“This shows we’ve recovered, better than [basically] anybody. Of the big places, by far we’ve had the best recovery and that’s a good thing and that’s a testament to everybody working together.

“Our home values have gone up again, the housing market’s out of control.

“We’re lowering the tax rate, down to where we were 10 years ago. I’m proud we’re doing that,” Jenkins said. “I hear all the time from elected leaders it doesn’t make that much difference to cost people $37 for our taxes or $100 for our taxes, but when you add it all together at a time of economic hardship for people. It’s a big number.”

Dallas County was recently awarded a $511 million grant from the American Rescue Plan Act (ARPA) with the money coming in two equal installments of $255.5 million. Jenkins discussed plans to spend the first half.

“We want to spend $111 million on mental health care and addiction,” Jenkins said. “People have suffered greatly during COVID. People who had pre-existing conditions had them exacerbated. There are a lot of people, and I talk to them all the time, who sadly are in the throes of having a tough time. Things are tough for them and so getting and building that capacity to get people help is really important to us.

“We’re going to invest in our 501(c)(3)s in your community.They’re food banks, they’re after-school programs, whatnot.We’re going to invest in those. We’re going to deal with the root cause of poverty and crime by investing in the people and organizations that make our community stronger.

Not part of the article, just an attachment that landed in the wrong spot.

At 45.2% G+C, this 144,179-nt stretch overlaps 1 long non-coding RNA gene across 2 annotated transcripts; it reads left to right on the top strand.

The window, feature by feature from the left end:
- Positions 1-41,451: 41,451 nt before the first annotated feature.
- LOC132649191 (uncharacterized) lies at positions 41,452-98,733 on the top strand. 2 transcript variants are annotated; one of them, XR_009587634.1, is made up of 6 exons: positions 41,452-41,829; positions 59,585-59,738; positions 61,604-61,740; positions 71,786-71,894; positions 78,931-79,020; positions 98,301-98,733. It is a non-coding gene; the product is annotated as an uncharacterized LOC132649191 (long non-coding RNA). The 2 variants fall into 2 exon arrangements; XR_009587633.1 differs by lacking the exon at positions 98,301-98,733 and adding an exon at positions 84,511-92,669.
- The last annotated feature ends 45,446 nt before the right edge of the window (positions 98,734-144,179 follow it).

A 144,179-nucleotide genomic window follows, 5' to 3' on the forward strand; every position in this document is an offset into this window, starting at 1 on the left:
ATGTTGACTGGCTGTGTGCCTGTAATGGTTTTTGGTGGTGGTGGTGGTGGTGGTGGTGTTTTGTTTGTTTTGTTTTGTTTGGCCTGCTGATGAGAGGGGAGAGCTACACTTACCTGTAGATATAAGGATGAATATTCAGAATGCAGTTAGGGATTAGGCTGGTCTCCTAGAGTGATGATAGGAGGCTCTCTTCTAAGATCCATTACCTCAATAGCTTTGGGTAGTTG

“About $20 million will go to what we call negative economic impacts.The number’s actually going to be higher, because remember, we’re only talking about the first half of that money. Negative economic impact is direct payments to people who have suffered through this.

“We are doing a seventy-five million dollar partnership on homelessness. This is going to be Dallas Real Time Rapid Rehousing (DRTRR). Ten milliondollars from philanthropy,” Jenkins said. $Ten milliondollars in housing vouchers; Dallas housing authorities are taking in $10 millionin vouchers, and then we use those to pay landlords to entice them to take people in.

“Homelessness is bad here, but it’s worse in other places. We have to get a handle on homelessness. It’s the right thing to do for our homeless brothers and sisters, but it’s also the right thing to do for all of us. We can’t have that spin out of control, worse than it already has, like in some other states.

“We’re going to spend $35 million apiece, to start, from DISD, county, and city on broadband. Not to compete with AT&T, but to help businesses like Verizon and AT&T fund broadband infrastructure.”

AT&T has invested $7 billion in Texas, $3.5 billion in the DFW area, and has pledged $2 billion more nationwide over the next three years. They’ve invested in the United States more than any other public company. Per the company, their primary goal in working with the government is to close the digital divide, which is the gap between those who have ready access to the internet and computers, and those who do not.